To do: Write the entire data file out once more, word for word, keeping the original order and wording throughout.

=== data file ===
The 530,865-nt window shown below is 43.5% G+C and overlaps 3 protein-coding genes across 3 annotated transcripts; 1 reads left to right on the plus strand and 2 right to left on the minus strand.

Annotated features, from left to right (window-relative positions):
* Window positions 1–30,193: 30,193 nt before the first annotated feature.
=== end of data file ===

The 530,865-nt window shown below is 43.5% G+C and overlaps 3 protein-coding genes across 3 annotated transcripts; 1 reads left to right on the plus strand and 2 right to left on the minus strand.

Annotated features, from left to right (window-relative positions):
* Window positions 1–30,193: 30,193 nt before the first annotated feature.